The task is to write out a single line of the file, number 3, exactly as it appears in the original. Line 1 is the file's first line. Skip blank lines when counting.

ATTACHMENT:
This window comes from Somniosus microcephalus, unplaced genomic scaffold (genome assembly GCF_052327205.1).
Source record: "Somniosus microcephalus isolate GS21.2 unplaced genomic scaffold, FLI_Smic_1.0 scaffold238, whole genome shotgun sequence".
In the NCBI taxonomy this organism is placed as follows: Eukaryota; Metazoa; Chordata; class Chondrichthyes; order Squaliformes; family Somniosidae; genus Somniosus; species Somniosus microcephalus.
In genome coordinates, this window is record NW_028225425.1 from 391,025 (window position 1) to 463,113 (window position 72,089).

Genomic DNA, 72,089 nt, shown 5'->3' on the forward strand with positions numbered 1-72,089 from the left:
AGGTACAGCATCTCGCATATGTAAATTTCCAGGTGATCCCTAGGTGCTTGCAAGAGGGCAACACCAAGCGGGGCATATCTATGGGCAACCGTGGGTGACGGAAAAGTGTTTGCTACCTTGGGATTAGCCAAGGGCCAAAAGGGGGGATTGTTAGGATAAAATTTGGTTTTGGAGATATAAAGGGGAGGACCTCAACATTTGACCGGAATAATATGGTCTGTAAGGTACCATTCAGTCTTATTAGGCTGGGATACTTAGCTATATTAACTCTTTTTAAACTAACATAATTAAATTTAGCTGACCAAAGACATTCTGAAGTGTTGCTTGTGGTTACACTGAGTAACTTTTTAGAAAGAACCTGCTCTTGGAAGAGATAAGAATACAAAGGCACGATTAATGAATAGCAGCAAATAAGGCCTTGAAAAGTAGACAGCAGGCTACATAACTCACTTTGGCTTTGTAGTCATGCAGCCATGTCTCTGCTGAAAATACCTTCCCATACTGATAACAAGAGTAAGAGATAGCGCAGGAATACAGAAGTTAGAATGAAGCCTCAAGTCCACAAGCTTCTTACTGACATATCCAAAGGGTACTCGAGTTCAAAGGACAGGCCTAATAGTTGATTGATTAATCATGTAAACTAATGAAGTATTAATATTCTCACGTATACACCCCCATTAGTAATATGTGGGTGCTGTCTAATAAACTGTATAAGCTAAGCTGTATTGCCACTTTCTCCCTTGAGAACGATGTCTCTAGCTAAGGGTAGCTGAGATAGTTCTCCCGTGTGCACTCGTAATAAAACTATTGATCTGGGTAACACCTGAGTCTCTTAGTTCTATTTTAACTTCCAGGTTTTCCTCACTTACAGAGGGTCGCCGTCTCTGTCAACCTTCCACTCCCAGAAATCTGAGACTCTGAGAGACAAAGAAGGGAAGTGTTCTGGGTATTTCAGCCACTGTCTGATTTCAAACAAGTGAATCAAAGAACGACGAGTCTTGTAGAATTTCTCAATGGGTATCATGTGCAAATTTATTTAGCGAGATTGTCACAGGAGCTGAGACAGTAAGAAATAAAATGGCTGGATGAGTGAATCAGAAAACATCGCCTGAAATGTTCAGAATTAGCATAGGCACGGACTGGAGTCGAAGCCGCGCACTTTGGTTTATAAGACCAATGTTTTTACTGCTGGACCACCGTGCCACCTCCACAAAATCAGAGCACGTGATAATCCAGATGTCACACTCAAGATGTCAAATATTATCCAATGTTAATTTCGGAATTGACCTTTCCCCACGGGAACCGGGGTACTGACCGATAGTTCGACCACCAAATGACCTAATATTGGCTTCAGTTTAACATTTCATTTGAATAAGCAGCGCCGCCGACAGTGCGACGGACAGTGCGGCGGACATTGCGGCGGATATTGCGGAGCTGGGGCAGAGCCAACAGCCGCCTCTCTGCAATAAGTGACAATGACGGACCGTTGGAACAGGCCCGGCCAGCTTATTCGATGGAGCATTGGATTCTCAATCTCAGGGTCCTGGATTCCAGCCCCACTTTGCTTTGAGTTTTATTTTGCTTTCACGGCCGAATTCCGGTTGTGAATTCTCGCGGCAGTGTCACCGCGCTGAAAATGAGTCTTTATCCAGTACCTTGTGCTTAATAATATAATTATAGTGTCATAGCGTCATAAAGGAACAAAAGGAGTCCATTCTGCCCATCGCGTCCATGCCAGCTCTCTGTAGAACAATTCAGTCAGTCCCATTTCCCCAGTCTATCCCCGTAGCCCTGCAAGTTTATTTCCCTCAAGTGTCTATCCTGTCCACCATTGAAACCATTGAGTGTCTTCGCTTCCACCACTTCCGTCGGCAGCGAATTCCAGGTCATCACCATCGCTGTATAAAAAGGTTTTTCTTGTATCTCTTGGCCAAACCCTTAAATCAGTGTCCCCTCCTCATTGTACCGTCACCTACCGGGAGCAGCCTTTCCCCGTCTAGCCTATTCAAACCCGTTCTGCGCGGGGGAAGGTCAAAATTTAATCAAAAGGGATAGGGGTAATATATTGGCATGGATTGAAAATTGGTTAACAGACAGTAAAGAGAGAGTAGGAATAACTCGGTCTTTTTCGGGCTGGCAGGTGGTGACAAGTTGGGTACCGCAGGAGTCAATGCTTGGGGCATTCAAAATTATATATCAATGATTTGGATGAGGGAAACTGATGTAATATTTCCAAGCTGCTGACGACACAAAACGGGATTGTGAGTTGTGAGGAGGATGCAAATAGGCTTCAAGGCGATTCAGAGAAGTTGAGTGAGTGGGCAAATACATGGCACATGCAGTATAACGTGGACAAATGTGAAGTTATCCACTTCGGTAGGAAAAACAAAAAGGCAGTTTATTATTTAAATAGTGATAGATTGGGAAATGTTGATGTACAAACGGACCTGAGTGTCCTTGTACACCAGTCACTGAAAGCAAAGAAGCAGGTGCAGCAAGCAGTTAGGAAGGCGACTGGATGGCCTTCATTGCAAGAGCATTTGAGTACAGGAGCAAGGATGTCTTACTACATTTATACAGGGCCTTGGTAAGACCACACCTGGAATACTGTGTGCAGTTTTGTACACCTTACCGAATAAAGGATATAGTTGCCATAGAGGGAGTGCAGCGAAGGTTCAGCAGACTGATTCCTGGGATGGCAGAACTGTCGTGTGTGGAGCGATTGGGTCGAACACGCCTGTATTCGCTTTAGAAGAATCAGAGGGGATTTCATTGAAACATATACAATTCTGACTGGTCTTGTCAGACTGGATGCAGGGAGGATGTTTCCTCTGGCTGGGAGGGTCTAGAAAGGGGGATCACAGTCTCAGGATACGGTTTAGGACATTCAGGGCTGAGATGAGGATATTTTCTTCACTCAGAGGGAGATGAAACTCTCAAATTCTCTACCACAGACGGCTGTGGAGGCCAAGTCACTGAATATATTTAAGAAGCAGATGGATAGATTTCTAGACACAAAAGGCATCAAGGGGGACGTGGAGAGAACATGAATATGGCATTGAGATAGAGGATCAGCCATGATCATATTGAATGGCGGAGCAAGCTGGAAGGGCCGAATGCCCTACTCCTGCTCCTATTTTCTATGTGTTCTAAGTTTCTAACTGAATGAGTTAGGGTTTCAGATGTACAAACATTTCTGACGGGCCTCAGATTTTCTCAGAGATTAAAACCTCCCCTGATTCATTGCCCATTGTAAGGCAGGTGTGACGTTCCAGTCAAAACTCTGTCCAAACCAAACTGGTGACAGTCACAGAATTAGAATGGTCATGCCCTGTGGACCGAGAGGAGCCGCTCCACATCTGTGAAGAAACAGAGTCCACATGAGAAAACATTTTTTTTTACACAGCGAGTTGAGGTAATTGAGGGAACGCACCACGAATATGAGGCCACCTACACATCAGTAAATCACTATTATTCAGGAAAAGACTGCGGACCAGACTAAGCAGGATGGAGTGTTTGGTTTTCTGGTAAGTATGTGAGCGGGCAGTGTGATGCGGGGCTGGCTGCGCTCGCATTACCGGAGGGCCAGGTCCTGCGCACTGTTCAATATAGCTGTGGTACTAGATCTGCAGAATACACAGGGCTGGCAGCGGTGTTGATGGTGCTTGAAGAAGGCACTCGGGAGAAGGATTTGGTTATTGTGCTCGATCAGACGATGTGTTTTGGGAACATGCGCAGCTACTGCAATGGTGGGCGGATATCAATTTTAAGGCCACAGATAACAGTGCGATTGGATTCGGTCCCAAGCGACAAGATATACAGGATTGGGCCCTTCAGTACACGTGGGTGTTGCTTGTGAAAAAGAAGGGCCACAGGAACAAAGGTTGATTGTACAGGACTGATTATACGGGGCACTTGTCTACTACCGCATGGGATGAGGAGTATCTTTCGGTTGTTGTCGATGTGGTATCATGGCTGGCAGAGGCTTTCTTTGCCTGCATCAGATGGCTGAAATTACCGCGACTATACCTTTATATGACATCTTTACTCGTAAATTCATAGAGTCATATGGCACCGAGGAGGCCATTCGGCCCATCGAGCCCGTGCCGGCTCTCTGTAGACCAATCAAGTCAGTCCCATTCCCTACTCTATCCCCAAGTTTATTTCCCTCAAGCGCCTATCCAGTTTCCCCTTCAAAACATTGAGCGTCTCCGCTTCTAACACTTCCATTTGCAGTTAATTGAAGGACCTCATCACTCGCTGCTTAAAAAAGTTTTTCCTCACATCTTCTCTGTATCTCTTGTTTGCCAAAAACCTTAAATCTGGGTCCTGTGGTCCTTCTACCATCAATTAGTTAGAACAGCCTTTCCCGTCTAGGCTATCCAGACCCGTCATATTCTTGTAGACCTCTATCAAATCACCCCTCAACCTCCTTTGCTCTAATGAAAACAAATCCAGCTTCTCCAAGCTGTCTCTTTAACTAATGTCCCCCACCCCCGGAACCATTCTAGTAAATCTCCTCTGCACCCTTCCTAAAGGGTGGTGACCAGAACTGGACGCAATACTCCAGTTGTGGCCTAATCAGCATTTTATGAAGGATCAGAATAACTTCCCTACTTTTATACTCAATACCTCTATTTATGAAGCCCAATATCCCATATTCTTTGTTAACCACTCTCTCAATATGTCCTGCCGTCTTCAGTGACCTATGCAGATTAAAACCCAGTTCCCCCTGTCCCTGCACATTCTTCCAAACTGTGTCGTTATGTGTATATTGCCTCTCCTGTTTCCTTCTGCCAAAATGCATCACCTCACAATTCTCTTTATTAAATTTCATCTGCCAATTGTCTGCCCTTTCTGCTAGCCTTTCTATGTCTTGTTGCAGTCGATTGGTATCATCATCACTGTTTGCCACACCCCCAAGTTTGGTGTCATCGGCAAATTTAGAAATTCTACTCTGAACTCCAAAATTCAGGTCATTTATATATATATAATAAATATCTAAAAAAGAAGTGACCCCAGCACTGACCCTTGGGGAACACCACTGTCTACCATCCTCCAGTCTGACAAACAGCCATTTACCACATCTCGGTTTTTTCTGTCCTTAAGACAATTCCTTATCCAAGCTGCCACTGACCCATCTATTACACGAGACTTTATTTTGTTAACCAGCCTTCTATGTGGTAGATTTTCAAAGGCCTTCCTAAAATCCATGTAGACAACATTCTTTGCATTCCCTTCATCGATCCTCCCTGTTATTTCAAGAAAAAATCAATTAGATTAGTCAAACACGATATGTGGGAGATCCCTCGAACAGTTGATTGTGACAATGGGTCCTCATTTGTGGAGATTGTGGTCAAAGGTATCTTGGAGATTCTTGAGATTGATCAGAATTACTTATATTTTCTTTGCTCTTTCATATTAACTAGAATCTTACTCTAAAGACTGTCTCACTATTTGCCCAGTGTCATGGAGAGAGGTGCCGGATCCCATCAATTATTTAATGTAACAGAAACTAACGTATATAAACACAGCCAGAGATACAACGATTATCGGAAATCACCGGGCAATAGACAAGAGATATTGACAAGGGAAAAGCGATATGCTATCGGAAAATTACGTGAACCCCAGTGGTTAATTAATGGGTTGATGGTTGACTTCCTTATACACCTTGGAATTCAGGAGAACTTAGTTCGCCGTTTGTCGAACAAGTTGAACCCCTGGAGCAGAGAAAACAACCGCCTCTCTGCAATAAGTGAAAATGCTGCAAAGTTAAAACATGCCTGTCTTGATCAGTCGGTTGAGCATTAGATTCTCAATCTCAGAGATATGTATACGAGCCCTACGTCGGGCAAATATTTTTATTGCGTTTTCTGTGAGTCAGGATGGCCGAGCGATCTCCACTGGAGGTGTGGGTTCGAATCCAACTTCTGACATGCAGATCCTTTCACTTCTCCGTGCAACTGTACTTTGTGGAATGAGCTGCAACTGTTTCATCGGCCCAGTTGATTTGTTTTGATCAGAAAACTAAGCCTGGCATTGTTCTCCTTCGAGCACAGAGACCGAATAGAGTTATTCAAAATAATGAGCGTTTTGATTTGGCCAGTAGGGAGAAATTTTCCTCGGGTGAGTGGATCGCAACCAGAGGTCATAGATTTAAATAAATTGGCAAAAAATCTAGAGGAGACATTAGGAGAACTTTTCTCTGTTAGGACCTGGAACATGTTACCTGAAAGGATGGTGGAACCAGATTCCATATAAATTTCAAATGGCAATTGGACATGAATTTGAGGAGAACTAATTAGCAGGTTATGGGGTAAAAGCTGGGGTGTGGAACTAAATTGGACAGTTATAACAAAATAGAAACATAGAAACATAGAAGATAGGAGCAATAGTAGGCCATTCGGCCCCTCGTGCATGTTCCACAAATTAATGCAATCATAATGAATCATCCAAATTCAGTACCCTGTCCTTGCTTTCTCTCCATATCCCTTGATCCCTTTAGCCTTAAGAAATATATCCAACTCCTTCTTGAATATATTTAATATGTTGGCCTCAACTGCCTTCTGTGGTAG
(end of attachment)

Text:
In the NCBI taxonomy this organism is placed as follows: Eukaryota; Metazoa; Chordata; class Chondrichthyes; order Squaliformes; family Somniosidae; genus Somniosus; species Somniosus microcephalus.